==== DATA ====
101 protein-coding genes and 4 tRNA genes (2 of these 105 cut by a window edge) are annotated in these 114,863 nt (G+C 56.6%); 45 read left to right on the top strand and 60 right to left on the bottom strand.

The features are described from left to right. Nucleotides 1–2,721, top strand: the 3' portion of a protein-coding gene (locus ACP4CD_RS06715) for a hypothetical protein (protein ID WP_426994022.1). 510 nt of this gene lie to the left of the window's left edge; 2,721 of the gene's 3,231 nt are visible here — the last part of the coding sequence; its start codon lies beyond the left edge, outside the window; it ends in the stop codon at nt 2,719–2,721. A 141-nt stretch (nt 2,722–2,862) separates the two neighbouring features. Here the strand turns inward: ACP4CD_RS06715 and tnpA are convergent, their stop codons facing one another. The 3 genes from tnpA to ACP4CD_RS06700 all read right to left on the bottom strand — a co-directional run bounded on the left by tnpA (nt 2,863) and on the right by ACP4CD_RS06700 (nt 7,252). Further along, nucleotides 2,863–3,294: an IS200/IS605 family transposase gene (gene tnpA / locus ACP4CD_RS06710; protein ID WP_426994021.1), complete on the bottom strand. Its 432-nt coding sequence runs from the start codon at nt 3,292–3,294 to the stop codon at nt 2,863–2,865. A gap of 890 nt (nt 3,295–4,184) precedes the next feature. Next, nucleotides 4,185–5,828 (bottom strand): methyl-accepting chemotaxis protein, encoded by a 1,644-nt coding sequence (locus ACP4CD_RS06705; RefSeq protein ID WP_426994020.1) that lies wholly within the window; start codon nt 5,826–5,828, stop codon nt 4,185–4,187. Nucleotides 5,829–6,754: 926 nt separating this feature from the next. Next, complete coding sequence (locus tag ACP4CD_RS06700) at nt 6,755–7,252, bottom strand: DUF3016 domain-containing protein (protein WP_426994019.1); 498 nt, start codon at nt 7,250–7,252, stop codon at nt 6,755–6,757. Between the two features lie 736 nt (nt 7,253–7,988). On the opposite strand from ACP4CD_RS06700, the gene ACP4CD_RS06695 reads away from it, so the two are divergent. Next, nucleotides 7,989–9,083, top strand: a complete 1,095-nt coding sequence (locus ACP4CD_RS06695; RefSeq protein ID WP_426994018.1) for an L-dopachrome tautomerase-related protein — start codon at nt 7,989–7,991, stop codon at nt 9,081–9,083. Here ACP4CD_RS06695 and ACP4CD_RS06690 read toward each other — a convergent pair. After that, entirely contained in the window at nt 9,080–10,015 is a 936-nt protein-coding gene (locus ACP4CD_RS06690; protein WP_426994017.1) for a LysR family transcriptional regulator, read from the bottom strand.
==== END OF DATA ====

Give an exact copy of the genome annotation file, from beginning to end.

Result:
101 protein-coding genes and 4 tRNA genes (2 of these 105 cut by a window edge) are annotated in these 114,863 nt (G+C 56.6%); 45 read left to right on the top strand and 60 right to left on the bottom strand.

The features are described from left to right. Nucleotides 1–2,721, top strand: the 3' portion of a protein-coding gene (locus ACP4CD_RS06715) for a hypothetical protein (protein ID WP_426994022.1). 510 nt of this gene lie to the left of the window's left edge; 2,721 of the gene's 3,231 nt are visible here — the last part of the coding sequence; its start codon lies beyond the left edge, outside the window; it ends in the stop codon at nt 2,719–2,721. A 141-nt stretch (nt 2,722–2,862) separates the two neighbouring features. Here the strand turns inward: ACP4CD_RS06715 and tnpA are convergent, their stop codons facing one another. The 3 genes from tnpA to ACP4CD_RS06700 all read right to left on the bottom strand — a co-directional run bounded on the left by tnpA (nt 2,863) and on the right by ACP4CD_RS06700 (nt 7,252). Further along, nucleotides 2,863–3,294: an IS200/IS605 family transposase gene (gene tnpA / locus ACP4CD_RS06710; protein ID WP_426994021.1), complete on the bottom strand. Its 432-nt coding sequence runs from the start codon at nt 3,292–3,294 to the stop codon at nt 2,863–2,865. A gap of 890 nt (nt 3,295–4,184) precedes the next feature. Next, nucleotides 4,185–5,828 (bottom strand): methyl-accepting chemotaxis protein, encoded by a 1,644-nt coding sequence (locus ACP4CD_RS06705; RefSeq protein ID WP_426994020.1) that lies wholly within the window; start codon nt 5,826–5,828, stop codon nt 4,185–4,187. Nucleotides 5,829–6,754: 926 nt separating this feature from the next. Next, complete coding sequence (locus tag ACP4CD_RS06700) at nt 6,755–7,252, bottom strand: DUF3016 domain-containing protein (protein WP_426994019.1); 498 nt, start codon at nt 7,250–7,252, stop codon at nt 6,755–6,757. Between the two features lie 736 nt (nt 7,253–7,988). On the opposite strand from ACP4CD_RS06700, the gene ACP4CD_RS06695 reads away from it, so the two are divergent. Next, nucleotides 7,989–9,083, top strand: a complete 1,095-nt coding sequence (locus ACP4CD_RS06695; RefSeq protein ID WP_426994018.1) for an L-dopachrome tautomerase-related protein — start codon at nt 7,989–7,991, stop codon at nt 9,081–9,083. Here ACP4CD_RS06695 and ACP4CD_RS06690 read toward each other — a convergent pair. After that, entirely contained in the window at nt 9,080–10,015 is a 936-nt protein-coding gene (locus ACP4CD_RS06690; protein WP_426994017.1) for a LysR family transcriptional regulator, read from the bottom strand.